• “but the government allowed that trading”
  • “So you don’t accept that was cheating?”
  • “it wasn’t in the spirit of the commitments made under Kyoto”
  • “but I think the question is how do we make up for that shortfall?”

Bennett eventually tries to ‘flip’ the questions onto a diversionary track; the undefined way forward with the Paris Agreement. Tame then flips her diversion back on her by implying she is being a hypocrite in grandstanding over the signing of the Paris Agreement when she knows that New Zealand has 124 million surplus emission units in the bank because of the influx of the dodgy Ukrainian units into the emissions trading scheme.


“But how do you come to New York and say, ‘These are our commitments. Yeah, sure, the last time we had commitments, we reached them by purchasing credits of dubious quality when internationally, these things were slagged off.’ Now you come here and say, ‘Believe us this time. We’re not gonna buy credits of dubious quality.'”

Bennett then hides behind a false statistic – that 80% of the units were okay. I have no idea where she gets that number from. And tries, again unsuccessfully, to move the interview on. Tame goes to the ethics of the matter in his next question and focuses on what would be the right thing to do.


“Would it not be a stronger thing for the government to come to New York and say, ‘Yes, we’ve made a mistake. We’re going to rectify this by either making up that shortfall in credits that were of dubious quality by purchasing extra ones, or making greater commitments in the future.’ Wouldn’t that be in the spirit of the Paris agreement and in the previous commitments under Kyoto?”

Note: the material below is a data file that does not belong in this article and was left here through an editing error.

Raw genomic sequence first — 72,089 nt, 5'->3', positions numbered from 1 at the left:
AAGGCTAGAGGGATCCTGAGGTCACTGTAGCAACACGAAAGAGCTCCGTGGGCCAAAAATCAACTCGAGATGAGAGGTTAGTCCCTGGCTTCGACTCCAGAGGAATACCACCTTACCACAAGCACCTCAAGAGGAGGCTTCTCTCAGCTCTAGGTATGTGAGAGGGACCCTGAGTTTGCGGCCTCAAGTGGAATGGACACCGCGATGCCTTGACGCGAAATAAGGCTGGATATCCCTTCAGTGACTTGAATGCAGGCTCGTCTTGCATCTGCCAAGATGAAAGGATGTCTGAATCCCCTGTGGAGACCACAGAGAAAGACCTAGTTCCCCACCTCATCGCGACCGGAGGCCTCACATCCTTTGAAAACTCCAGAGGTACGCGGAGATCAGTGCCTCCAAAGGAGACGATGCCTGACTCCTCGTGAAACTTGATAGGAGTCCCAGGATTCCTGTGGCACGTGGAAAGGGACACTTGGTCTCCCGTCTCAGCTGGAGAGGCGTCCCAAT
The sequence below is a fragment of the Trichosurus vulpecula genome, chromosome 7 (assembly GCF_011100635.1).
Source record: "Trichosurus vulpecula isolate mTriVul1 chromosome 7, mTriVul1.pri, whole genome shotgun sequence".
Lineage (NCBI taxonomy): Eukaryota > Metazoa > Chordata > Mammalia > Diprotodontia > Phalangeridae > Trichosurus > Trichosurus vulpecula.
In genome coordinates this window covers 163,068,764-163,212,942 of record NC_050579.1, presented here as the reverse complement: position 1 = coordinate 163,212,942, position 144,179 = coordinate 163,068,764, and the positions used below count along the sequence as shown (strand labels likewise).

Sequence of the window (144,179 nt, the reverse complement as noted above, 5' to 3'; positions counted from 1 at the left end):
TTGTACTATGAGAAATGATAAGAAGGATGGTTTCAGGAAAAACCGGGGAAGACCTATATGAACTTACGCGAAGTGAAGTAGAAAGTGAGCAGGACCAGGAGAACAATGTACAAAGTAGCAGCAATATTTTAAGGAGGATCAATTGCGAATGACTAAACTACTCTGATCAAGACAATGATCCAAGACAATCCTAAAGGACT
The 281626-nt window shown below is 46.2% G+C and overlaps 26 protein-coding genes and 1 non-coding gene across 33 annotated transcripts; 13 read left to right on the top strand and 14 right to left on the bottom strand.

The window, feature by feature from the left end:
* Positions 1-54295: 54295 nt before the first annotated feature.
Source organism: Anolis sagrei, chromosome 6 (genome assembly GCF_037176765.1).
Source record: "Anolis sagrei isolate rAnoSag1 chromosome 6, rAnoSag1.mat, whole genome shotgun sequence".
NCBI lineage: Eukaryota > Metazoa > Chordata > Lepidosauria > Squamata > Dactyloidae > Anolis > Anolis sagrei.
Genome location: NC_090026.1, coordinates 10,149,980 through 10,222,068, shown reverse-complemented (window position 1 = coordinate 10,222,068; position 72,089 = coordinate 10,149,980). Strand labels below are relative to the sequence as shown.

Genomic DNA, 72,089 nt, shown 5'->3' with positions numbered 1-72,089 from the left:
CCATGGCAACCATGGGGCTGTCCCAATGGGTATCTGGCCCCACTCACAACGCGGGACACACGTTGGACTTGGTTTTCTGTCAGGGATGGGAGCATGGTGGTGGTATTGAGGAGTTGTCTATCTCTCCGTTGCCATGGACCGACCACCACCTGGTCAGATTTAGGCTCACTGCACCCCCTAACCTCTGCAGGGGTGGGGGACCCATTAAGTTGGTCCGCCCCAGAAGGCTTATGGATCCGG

Bennett resorts finally to an old trick often used by Nick Smith and Tim Groser. She invokes the old canard that New Zealand is one of the few countries that has an emissions trading scheme! She then changes to some more waffle about what a big job it is. Which seems to be her preferred form of discourse. See for example her first speech as Minister for Climate Change to the National Blue-Greens.

I could keep going. Tame asks if she accepts that doing nothing will lead to 3 or 4 degrees Celsius of global warming. And if she accepts the New Zealand’s targets match avoiding that. But you should really watch and read Jack Tame’s interview for your self.

So I say “Bloody well done, Jack Tame, that’s the best interview a New Zealand journalist has ever given a New Zealand Minister of Climate Change. Keep it up!”


Fact-check: on surplus emission units.

Now I will come back to this statement by Bennett.